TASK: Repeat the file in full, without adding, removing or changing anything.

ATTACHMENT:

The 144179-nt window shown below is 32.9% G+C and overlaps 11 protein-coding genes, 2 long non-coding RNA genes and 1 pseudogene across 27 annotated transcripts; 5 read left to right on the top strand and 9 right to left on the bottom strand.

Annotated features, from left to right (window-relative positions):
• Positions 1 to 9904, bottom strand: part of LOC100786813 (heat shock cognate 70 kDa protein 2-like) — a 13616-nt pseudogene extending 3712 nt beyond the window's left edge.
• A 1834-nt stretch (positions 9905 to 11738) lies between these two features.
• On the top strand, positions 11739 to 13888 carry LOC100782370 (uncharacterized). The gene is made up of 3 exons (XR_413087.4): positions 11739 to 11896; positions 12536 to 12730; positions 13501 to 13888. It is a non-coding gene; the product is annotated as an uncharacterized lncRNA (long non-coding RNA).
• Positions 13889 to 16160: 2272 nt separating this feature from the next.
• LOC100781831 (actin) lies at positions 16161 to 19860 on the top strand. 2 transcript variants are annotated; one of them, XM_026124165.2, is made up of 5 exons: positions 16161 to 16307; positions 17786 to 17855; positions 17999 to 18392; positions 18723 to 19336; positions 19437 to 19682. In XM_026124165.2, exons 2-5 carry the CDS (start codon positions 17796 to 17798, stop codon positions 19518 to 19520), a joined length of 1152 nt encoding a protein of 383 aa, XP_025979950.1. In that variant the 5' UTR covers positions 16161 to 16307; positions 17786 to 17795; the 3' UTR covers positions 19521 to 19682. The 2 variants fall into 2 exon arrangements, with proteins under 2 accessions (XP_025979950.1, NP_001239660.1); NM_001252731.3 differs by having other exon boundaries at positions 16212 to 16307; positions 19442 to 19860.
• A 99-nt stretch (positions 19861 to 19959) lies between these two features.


The 144179-nt window shown below is 32.9% G+C and overlaps 11 protein-coding genes, 2 long non-coding RNA genes and 1 pseudogene across 27 annotated transcripts; 5 read left to right on the top strand and 9 right to left on the bottom strand.

Annotated features, from left to right (window-relative positions):
• Positions 1 to 9904, bottom strand: part of LOC100786813 (heat shock cognate 70 kDa protein 2-like) — a 13616-nt pseudogene extending 3712 nt beyond the window's left edge.
• A 1834-nt stretch (positions 9905 to 11738) lies between these two features.
• On the top strand, positions 11739 to 13888 carry LOC100782370 (uncharacterized). The gene is made up of 3 exons (XR_413087.4): positions 11739 to 11896; positions 12536 to 12730; positions 13501 to 13888. It is a non-coding gene; the product is annotated as an uncharacterized lncRNA (long non-coding RNA).
• Positions 13889 to 16160: 2272 nt separating this feature from the next.
• LOC100781831 (actin) lies at positions 16161 to 19860 on the top strand. 2 transcript variants are annotated; one of them, XM_026124165.2, is made up of 5 exons: positions 16161 to 16307; positions 17786 to 17855; positions 17999 to 18392; positions 18723 to 19336; positions 19437 to 19682. In XM_026124165.2, exons 2-5 carry the CDS (start codon positions 17796 to 17798, stop codon positions 19518 to 19520), a joined length of 1152 nt encoding a protein of 383 aa, XP_025979950.1. In that variant the 5' UTR covers positions 16161 to 16307; positions 17786 to 17795; the 3' UTR covers positions 19521 to 19682. The 2 variants fall into 2 exon arrangements, with proteins under 2 accessions (XP_025979950.1, NP_001239660.1); NM_001252731.3 differs by having other exon boundaries at positions 16212 to 16307; positions 19442 to 19860.
• A 99-nt stretch (positions 19861 to 19959) lies between these two features.